- Behind The Scenes
A lack of funding puts a proven teaching tool on the shelf for now.
But education leaders in Pontotoc, Lee, Union, Calhoun and Chickasaw counties are poised to bring it back at a moment's notice.
Pontotoc Middle School Principal Mitzi Moore has a Governor's Award on her desk that speaks volumes.
It recognizes a partnership with Three Rivers Planning and Development District that helped improve learning among at-risk students by using older students as tutors, mentors and partners with younger students at more than a dozen schools in five counties.
"So we were very excited about that opportunity and we sought out a school person to manage from the school level as well as the community member who handled the interviewing of the seniors that were selected for the program. So we were very excited," said Mitzi Moore, Principal.
"And we also had some student teachers that we utilize in our building at that time, too. And we also had some community volunteers that we used as substitutes when the high school seniors had obligations after school," said Jacqueline Shirley, PEP School Manager.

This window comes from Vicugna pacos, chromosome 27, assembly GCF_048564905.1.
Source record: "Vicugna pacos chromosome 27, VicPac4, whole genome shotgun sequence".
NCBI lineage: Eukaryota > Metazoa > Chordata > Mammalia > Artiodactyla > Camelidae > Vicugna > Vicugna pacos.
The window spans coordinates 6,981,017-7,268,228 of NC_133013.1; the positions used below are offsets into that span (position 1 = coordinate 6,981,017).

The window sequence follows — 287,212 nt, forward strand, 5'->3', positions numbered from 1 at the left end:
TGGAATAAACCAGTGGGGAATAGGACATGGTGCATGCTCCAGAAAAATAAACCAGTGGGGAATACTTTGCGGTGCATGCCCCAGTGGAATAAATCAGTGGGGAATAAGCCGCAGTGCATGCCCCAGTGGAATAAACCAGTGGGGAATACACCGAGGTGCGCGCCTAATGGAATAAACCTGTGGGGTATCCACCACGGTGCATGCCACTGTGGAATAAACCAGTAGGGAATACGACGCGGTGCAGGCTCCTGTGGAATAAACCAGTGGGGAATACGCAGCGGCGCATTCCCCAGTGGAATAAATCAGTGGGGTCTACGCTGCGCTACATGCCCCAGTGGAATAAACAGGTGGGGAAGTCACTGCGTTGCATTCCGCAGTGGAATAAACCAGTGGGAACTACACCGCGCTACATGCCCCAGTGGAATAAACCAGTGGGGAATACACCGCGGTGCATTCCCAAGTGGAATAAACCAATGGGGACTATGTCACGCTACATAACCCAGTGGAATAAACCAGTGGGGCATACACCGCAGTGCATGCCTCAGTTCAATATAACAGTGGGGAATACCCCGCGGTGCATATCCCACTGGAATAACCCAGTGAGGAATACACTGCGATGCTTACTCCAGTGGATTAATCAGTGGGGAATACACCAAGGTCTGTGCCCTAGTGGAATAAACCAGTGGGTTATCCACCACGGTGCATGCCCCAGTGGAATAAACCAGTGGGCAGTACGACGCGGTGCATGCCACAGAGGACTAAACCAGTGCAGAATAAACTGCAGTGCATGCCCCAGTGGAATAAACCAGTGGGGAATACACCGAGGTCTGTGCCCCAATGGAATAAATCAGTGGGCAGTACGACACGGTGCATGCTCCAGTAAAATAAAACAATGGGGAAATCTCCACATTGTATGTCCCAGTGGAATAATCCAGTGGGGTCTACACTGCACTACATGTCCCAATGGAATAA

Those after-school two-hour sessions each week for twelve weeks involved much more than just mentoring and tutoring.
"We have an intensive enrichment. Now this is not tutoring. We use technology, we use these young folks, we've hired to use their skills. Hands-on activities and one of the peripheral things that happened that's really been good for this program. These young people that we've hired in each school come from the cream of the crop," said Roger Browning, PEP Project Coordinator.
"They didn't teach new material. They enriched on what the classroom teacher was already doing. We used activities such as taking apart test items and analyzing test items. They did hands-on activities to enrich that. And we saw as far as growth in grades, in performance, confidence in the students," said Shirley.
Student achievement scores soared under the program.
And the schools involved ranked among the highest in the state.
But funding from the CREATE and Kellogg Foundations has run out, leaving Three Rivers and the schools searching for other sources.
But organizers remain ready to go as soon as money is found.
"The model is set. We pretty much have retained the same model at each site. It's been so successful that the data has been just really good. So we could going in just a few weeks and get up and going," said Browning.
"So you know we're hoping and trying to get the word out and try to keep our funding because of all our positive results and the data that we've collected," said Shirley.
The program has been used in 16 schools in the five counties.